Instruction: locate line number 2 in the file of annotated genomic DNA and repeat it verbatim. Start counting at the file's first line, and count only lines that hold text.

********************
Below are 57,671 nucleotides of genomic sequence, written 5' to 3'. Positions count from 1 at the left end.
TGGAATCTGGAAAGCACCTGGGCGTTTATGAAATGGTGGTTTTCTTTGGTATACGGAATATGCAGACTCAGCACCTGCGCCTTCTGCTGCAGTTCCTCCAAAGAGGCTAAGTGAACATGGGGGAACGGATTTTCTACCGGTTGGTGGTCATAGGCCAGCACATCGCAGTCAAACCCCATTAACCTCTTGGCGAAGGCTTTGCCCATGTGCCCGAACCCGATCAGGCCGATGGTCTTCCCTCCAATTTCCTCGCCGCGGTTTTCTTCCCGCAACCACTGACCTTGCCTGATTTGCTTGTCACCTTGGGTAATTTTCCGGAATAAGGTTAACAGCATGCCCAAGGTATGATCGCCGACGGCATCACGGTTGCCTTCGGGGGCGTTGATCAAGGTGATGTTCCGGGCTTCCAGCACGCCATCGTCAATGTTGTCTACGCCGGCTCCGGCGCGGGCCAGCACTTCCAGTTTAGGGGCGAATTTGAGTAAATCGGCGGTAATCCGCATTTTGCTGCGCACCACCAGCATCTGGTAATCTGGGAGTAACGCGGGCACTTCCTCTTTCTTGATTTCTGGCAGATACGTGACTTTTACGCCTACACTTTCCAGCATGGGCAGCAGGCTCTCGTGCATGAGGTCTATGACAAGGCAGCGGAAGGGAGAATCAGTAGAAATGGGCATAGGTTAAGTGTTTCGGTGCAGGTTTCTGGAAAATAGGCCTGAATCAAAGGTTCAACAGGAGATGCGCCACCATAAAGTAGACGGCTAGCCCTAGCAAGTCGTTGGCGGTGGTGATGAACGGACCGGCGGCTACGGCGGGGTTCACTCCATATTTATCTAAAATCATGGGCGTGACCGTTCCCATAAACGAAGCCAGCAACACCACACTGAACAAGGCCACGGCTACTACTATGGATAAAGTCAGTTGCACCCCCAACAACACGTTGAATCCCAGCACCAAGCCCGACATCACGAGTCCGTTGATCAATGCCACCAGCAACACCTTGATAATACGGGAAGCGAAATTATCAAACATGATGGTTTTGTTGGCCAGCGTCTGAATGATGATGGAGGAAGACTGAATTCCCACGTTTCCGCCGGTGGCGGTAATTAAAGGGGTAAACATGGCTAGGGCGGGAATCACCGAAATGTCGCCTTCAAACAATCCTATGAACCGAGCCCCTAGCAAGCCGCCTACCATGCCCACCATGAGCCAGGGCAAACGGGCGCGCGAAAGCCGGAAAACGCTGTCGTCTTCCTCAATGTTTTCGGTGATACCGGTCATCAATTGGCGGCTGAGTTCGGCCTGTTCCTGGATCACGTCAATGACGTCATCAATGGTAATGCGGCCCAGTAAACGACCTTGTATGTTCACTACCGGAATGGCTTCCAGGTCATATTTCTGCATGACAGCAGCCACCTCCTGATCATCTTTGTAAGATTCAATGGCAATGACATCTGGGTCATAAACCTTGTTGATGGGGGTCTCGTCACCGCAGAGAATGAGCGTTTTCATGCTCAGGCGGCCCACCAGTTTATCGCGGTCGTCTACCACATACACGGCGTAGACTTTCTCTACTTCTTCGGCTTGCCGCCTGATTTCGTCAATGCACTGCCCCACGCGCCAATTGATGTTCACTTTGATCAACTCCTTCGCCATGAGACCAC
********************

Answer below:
TGGAATCTGGAAAGCACCTGGGCGTTTATGAAATGGTGGTTTTCTTTGGTATACGGAATATGCAGACTCAGCACCTGCGCCTTCTGCTGCAGTTCCTCCAAAGAGGCTAAGTGAACATGGGGGAACGGATTTTCTACCGGTTGGTGGTCATAGGCCAGCACATCGCAGTCAAACCCCATTAACCTCTTGGCGAAGGCTTTGCCCATGTGCCCGAACCCGATCAGGCCGATGGTCTTCCCTCCAATTTCCTCGCCGCGGTTTTCTTCCCGCAACCACTGACCTTGCCTGATTTGCTTGTCACCTTGGGTAATTTTCCGGAATAAGGTTAACAGCATGCCCAAGGTATGATCGCCGACGGCATCACGGTTGCCTTCGGGGGCGTTGATCAAGGTGATGTTCCGGGCTTCCAGCACGCCATCGTCAATGTTGTCTACGCCGGCTCCGGCGCGGGCCAGCACTTCCAGTTTAGGGGCGAATTTGAGTAAATCGGCGGTAATCCGCATTTTGCTGCGCACCACCAGCATCTGGTAATCTGGGAGTAACGCGGGCACTTCCTCTTTCTTGATTTCTGGCAGATACGTGACTTTTACGCCTACACTTTCCAGCATGGGCAGCAGGCTCTCGTGCATGAGGTCTATGACAAGGCAGCGGAAGGGAGAATCAGTAGAAATGGGCATAGGTTAAGTGTTTCGGTGCAGGTTTCTGGAAAATAGGCCTGAATCAAAGGTTCAACAGGAGATGCGCCACCATAAAGTAGACGGCTAGCCCTAGCAAGTCGTTGGCGGTGGTGATGAACGGACCGGCGGCTACGGCGGGGTTCACTCCATATTTATCTAAAATCATGGGCGTGACCGTTCCCATAAACGAAGCCAGCAACACCACACTGAACAAGGCCACGGCTACTACTATGGATAAAGTCAGTTGCACCCCCAACAACACGTTGAATCCCAGCACCAAGCCCGACATCACGAGTCCGTTGATCAATGCCACCAGCAACACCTTGATAATACGGGAAGCGAAATTATCAAACATGATGGTTTTGTTGGCCAGCGTCTGAATGATGATGGAGGAAGACTGAATTCCCACGTTTCCGCCGGTGGCGGTAATTAAAGGGGTAAACATGGCTAGGGCGGGAATCACCGAAATGTCGCCTTCAAACAATCCTATGAACCGAGCCCCTAGCAAGCCGCCTACCATGCCCACCATGAGCCAGGGCAAACGGGCGCGCGAAAGCCGGAAAACGCTGTCGTCTTCCTCAATGTTTTCGGTGATACCGGTCATCAATTGGCGGCTGAGTTCGGCCTGTTCCTGGATCACGTCAATGACGTCATCAATGGTAATGCGGCCCAGTAAACGACCTTGTATGTTCACTACCGGAATGGCTTCCAGGTCATATTTCTGCATGACAGCAGCCACCTCCTGATCATCTTTGTAAGATTCAATGGCAATGACATCTGGGTCATAAACCTTGTTGATGGGGGTCTCGTCACCGCAGAGAATGAGCGTTTTCATGCTCAGGCGGCCCACCAGTTTATCGCGGTCGTCTACCACATACACGGCGTAGACTTTCTCTACTTCTTCGGCTTGCCGCCTGATTTCGTCAATGCACTGCCCCACGCGCCAATTGATGTTCACTTTGATCAACTCCTTCGCCATGAGACCAC